The suite of models that were fit investigating each type of social network showed that only the effect of friends networks on the memory composite was statistically significant. A significant interaction between friends networks and time was also observed. The interaction effect was such that the rate of decline in memory composite with every year (i.e., the slope) was steeper (0.25 units, se 0.04) for those in the lower tertile of friends networks, and the annual decline in memory composite was less for those in the mid tertile (−0.14 (i.e., −0.25 + 0.11), se 0.05) and upper tertile (−0.15, se 0.05) of friends networks. Separate analyses for males and females suggested the effect of friends social networks differed between the sexes, with a larger effect of friends social networks observed for females than for males. There were no statistically significant effects of the children, relatives, or confidants social networks at baseline on memory in our study, either as main effects or in interaction with time or time2.

4. Discussion

We have demonstrated that larger friends social networks and overall social networks had significant benefits for memory in a population-based cohort of participants who were cognitively intact at baseline and followed for an average of 15 years. The results suggested a gradient in the effect of social networks, so that participants in the upper tertile of friends or total social networks had better memory scores than those in the mid tertile, who in turn had better memory scores than participants in the lower tertile of social network. The results also suggested that the observed effects of total and friends social networks were slightly larger for females than for males. Notably, we did not find any significant effects of social networks with children, relatives, or confidants on memory. The five occasions of measurement also allowed us to estimate the rate of decline, which showed that while consistent, the effect of time is small. Our findings point to the importance of disaggregating kin and nonkin networks, rather than considering only aggregate measures of social networks that do not distinguish between different types of social ties.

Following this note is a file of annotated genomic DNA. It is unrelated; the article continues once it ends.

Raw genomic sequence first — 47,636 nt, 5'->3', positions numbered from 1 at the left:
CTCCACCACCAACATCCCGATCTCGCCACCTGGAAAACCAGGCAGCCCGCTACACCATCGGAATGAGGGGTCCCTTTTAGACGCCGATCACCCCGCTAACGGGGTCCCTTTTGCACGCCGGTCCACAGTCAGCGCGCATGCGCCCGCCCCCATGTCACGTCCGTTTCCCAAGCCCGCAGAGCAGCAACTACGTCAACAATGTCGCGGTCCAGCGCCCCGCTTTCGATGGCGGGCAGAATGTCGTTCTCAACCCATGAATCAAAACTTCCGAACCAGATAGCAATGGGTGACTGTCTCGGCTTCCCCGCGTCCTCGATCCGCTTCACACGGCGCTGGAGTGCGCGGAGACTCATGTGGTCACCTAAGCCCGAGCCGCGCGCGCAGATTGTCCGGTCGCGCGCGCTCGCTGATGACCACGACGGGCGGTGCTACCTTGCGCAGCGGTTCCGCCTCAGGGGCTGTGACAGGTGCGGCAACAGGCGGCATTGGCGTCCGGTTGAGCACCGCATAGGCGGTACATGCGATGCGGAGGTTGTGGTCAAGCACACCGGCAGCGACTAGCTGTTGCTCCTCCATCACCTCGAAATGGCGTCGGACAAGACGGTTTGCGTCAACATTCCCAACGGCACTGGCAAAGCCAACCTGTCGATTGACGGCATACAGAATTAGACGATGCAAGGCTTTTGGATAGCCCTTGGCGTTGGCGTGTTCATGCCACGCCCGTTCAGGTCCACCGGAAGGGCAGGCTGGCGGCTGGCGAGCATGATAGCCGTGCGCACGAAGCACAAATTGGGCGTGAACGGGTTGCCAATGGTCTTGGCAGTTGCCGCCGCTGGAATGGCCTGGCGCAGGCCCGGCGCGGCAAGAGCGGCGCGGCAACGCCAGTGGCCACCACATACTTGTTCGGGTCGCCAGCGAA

The mechanisms through which different types of social networks affect cognitive function remain unclear. Berkman et al. [12] contend that social networks influence health in four main ways, through the provision of social support, social influence, social engagement and attachment, and access to material goods and resources. In turn, these psychosocial mechanisms influence health through health behavioural, psychological, and physiological pathways. For memory specifically, social networks and memory may be related in several ways. Social networks are the basis for social engagement, which is cognitively stimulating and may enhance neural plasticity in ageing, thereby maintaining cognitive reserve [35]. Thus better social networks might lead to continued psychological stimulation, delaying cognitive decline, or impairment. An alternative possible mechanism is that the stronger social networks may serve to buffer against stress, through modifying its effects on the activation of the hypothalamic-pituitary-adrenal axis of the central nervous system [12]. This affects neuronal functioning, and in this way individuals with better social networks are protected from some of these neuroendocrine processes [36]. Another possibility is that social networks facilitate access to health care, indirectly forestalling brain pathology and other disease processes that affect cognition [37, 38]. Finally, it is also possible that changes in cognitive function affect social networks. Cognitive impairment may lead to withdrawal from social activities, because of difficulties in participation or in maintaining relationships. These mechanisms could apply equally to friends and total social networks. Reasons for why other types of social networks are not as beneficial remain unclear.